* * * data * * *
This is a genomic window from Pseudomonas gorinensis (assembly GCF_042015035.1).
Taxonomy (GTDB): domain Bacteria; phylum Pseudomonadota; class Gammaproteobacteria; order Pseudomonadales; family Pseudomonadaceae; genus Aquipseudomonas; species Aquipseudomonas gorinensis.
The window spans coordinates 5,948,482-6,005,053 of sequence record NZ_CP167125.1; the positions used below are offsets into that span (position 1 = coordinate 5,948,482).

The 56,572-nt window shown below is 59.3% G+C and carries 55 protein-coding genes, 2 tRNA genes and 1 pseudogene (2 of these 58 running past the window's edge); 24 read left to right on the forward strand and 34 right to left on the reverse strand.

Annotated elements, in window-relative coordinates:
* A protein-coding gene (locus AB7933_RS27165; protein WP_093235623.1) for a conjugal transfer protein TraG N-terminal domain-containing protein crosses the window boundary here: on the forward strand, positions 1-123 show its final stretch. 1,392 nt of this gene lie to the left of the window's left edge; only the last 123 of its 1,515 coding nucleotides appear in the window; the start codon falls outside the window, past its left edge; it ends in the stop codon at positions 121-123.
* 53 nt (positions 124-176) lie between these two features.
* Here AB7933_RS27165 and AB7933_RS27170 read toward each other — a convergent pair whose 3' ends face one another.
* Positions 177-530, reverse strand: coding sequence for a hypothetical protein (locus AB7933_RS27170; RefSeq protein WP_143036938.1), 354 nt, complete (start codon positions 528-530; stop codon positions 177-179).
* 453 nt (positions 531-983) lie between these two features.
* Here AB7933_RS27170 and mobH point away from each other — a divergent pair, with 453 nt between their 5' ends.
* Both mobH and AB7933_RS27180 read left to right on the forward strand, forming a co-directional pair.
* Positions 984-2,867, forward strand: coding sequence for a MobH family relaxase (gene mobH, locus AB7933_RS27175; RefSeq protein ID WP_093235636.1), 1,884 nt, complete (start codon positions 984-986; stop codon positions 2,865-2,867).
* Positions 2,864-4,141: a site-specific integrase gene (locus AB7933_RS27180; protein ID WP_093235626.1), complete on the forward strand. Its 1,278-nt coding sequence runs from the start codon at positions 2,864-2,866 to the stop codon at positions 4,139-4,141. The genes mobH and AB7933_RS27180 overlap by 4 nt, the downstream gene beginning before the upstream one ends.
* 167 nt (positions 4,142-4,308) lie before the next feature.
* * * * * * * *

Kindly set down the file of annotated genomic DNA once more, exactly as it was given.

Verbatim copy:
This is a genomic window from Pseudomonas gorinensis (assembly GCF_042015035.1).
Taxonomy (GTDB): domain Bacteria; phylum Pseudomonadota; class Gammaproteobacteria; order Pseudomonadales; family Pseudomonadaceae; genus Aquipseudomonas; species Aquipseudomonas gorinensis.
The window spans coordinates 5,948,482-6,005,053 of sequence record NZ_CP167125.1; the positions used below are offsets into that span (position 1 = coordinate 5,948,482).

The 56,572-nt window shown below is 59.3% G+C and carries 55 protein-coding genes, 2 tRNA genes and 1 pseudogene (2 of these 58 running past the window's edge); 24 read left to right on the forward strand and 34 right to left on the reverse strand.

Annotated elements, in window-relative coordinates:
* A protein-coding gene (locus AB7933_RS27165; protein WP_093235623.1) for a conjugal transfer protein TraG N-terminal domain-containing protein crosses the window boundary here: on the forward strand, positions 1-123 show its final stretch. 1,392 nt of this gene lie to the left of the window's left edge; only the last 123 of its 1,515 coding nucleotides appear in the window; the start codon falls outside the window, past its left edge; it ends in the stop codon at positions 121-123.
* 53 nt (positions 124-176) lie between these two features.
* Here AB7933_RS27165 and AB7933_RS27170 read toward each other — a convergent pair whose 3' ends face one another.
* Positions 177-530, reverse strand: coding sequence for a hypothetical protein (locus AB7933_RS27170; RefSeq protein WP_143036938.1), 354 nt, complete (start codon positions 528-530; stop codon positions 177-179).
* 453 nt (positions 531-983) lie between these two features.
* Here AB7933_RS27170 and mobH point away from each other — a divergent pair, with 453 nt between their 5' ends.
* Both mobH and AB7933_RS27180 read left to right on the forward strand, forming a co-directional pair.
* Positions 984-2,867, forward strand: coding sequence for a MobH family relaxase (gene mobH, locus AB7933_RS27175; RefSeq protein ID WP_093235636.1), 1,884 nt, complete (start codon positions 984-986; stop codon positions 2,865-2,867).
* Positions 2,864-4,141: a site-specific integrase gene (locus AB7933_RS27180; protein ID WP_093235626.1), complete on the forward strand. Its 1,278-nt coding sequence runs from the start codon at positions 2,864-2,866 to the stop codon at positions 4,139-4,141. The genes mobH and AB7933_RS27180 overlap by 4 nt, the downstream gene beginning before the upstream one ends.
* 167 nt (positions 4,142-4,308) lie before the next feature.